In a recent Newsweek article on the importance of adolescent mental health, Wyman’s Teen Connection Project (TCP) was featured as a social-emotional learning program that can help young people build the skills to combat adolescent depression, anxiety, and loneliness.
According to Newsweek, in 2019 more than 1 in 3 teens “reported feeling so sad or hopeless at some point over the past year that they had skipped regular activities, a 44 percent rise since 2009.” These feelings were only amplified by the COVID-19 pandemic, and youth are struggling now more than ever with loneliness and mental health issues – impacting their ability to be successful both in and out of the classroom.
As experts in working with teens, Wyman knows the importance of connections in young people’s lives. We are committed to making sure all young people have the right supports in place to foster social-emotional skills. These skills, which are sometimes referred to as ‘life skills,’ include managing emotions, solving problems, making decisions, and setting goals. The process of developing these skills is often referred to as “social-emotional learning,” or SEL, and goes hand in hand with academic instruction to provide a full and well-rounded learning experience for youth.
Each Wyman program carries out a unique set of activities to support youth in SEL, all built on the same foundation: strong relationships with caring, responsive, and knowledgeable adults. Through these relationships, and the engaging program environments, youth are supported to build social-emotional skills, develop a positive sense of self, and make connections to others and their world.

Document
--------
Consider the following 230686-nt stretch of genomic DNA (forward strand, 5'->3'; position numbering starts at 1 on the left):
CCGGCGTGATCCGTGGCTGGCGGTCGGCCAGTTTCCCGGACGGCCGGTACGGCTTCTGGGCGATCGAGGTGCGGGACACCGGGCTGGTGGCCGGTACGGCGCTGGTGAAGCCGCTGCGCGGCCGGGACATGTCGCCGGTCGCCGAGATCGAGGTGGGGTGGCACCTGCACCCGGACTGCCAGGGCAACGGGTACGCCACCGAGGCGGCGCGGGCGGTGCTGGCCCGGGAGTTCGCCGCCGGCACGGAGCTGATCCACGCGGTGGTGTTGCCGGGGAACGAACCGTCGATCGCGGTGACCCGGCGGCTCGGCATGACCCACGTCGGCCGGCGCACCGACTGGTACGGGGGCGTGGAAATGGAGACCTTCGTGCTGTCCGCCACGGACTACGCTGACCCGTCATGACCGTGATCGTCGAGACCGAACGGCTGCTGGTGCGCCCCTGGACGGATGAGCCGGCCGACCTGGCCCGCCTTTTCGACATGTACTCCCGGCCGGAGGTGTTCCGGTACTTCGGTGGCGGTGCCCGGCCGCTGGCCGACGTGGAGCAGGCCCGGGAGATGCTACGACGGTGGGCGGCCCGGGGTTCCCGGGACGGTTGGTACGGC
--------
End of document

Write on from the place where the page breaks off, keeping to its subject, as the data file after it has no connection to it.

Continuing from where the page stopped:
In particular, Wyman’s Teen Connection Project™ (TCP™) uses facilitated curriculum lessons focused specifically on creating positive social connections. Developed by Dr. Joseph P. Allen at the University of Virginia, TCP was inspired by Dr. Allen’s commitment that all teens should have access to strong, healthy, relationship and connection experiences. Through a research-to-practice partnership with the University of Virginia, Wyman began piloting TCP in 2016 and officially introduced it as a new evidence-based program in 2020.
TCP empowers teens with the tools and opportunities to build healthy relationships and community connections, develop a sense of purpose, and avoid risky behaviors. Over a semester, 9th-12th graders meet weekly in small groups and share in ways that improve their connections with others. They leave TCP with new social emotional skills that they can apply to their relationships at home, school, and within the community.
TCP gives teenagers a positive experience with vulnerability, which is not often the norm in adolescence. Months after completing the program, we can see higher levels of social support, better school engagement, and lower levels of depressive symptoms. This suggests that teens are able to internalize the lessons of the program and carry that forward into their experiences.
As we recover from the pandemic and see the full impact it has had on our young people, we need to prioritize adolescent mental health and social connections both in and out of the classroom. Implementing programs like TCP – which help youth build their social-emotional skills in an environment where they feel engaged, motivated, and a sense of belonging – can help pave the way for their current and future success.